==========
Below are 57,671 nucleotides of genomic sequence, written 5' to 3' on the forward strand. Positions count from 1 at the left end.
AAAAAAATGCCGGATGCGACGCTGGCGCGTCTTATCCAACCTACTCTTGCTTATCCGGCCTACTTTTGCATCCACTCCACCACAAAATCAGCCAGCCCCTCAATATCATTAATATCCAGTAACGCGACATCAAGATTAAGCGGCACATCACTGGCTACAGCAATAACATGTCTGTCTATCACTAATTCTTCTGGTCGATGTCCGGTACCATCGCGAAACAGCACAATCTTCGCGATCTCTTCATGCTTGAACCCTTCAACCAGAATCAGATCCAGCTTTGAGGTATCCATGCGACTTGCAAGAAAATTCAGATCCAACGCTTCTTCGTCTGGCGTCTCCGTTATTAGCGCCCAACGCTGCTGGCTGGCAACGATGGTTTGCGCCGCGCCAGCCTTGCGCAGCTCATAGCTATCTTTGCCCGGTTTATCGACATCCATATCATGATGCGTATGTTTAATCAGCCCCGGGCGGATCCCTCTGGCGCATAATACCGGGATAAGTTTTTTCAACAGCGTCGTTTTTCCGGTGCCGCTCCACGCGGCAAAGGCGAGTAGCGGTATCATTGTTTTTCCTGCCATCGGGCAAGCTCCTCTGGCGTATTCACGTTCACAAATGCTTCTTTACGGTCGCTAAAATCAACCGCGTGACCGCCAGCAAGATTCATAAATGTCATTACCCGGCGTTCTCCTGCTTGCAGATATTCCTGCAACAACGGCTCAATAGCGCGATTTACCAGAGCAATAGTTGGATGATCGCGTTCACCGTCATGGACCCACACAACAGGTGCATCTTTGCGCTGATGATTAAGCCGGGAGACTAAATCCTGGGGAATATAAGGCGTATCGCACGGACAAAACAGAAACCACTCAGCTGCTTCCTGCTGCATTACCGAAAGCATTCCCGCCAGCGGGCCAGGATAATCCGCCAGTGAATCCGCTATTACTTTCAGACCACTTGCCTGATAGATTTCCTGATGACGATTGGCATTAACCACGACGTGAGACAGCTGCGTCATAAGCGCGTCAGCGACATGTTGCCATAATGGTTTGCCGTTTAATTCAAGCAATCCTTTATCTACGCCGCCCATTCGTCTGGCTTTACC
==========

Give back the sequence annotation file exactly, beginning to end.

Below are 57,671 nucleotides of genomic sequence, written 5' to 3' on the forward strand. Positions count from 1 at the left end.
AAAAAAATGCCGGATGCGACGCTGGCGCGTCTTATCCAACCTACTCTTGCTTATCCGGCCTACTTTTGCATCCACTCCACCACAAAATCAGCCAGCCCCTCAATATCATTAATATCCAGTAACGCGACATCAAGATTAAGCGGCACATCACTGGCTACAGCAATAACATGTCTGTCTATCACTAATTCTTCTGGTCGATGTCCGGTACCATCGCGAAACAGCACAATCTTCGCGATCTCTTCATGCTTGAACCCTTCAACCAGAATCAGATCCAGCTTTGAGGTATCCATGCGACTTGCAAGAAAATTCAGATCCAACGCTTCTTCGTCTGGCGTCTCCGTTATTAGCGCCCAACGCTGCTGGCTGGCAACGATGGTTTGCGCCGCGCCAGCCTTGCGCAGCTCATAGCTATCTTTGCCCGGTTTATCGACATCCATATCATGATGCGTATGTTTAATCAGCCCCGGGCGGATCCCTCTGGCGCATAATACCGGGATAAGTTTTTTCAACAGCGTCGTTTTTCCGGTGCCGCTCCACGCGGCAAAGGCGAGTAGCGGTATCATTGTTTTTCCTGCCATCGGGCAAGCTCCTCTGGCGTATTCACGTTCACAAATGCTTCTTTACGGTCGCTAAAATCAACCGCGTGACCGCCAGCAAGATTCATAAATGTCATTACCCGGCGTTCTCCTGCTTGCAGATATTCCTGCAACAACGGCTCAATAGCGCGATTTACCAGAGCAATAGTTGGATGATCGCGTTCACCGTCATGGACCCACACAACAGGTGCATCTTTGCGCTGATGATTAAGCCGGGAGACTAAATCCTGGGGAATATAAGGCGTATCGCACGGACAAAACAGAAACCACTCAGCTGCTTCCTGCTGCATTACCGAAAGCATTCCCGCCAGCGGGCCAGGATAATCCGCCAGTGAATCCGCTATTACTTTCAGACCACTTGCCTGATAGATTTCCTGATGACGATTGGCATTAACCACGACGTGAGACAGCTGCGTCATAAGCGCGTCAGCGACATGTTGCCATAATGGTTTGCCGTTTAATTCAAGCAATCCTTTATCTACGCCGCCCATTCGTCTGGCTTTACC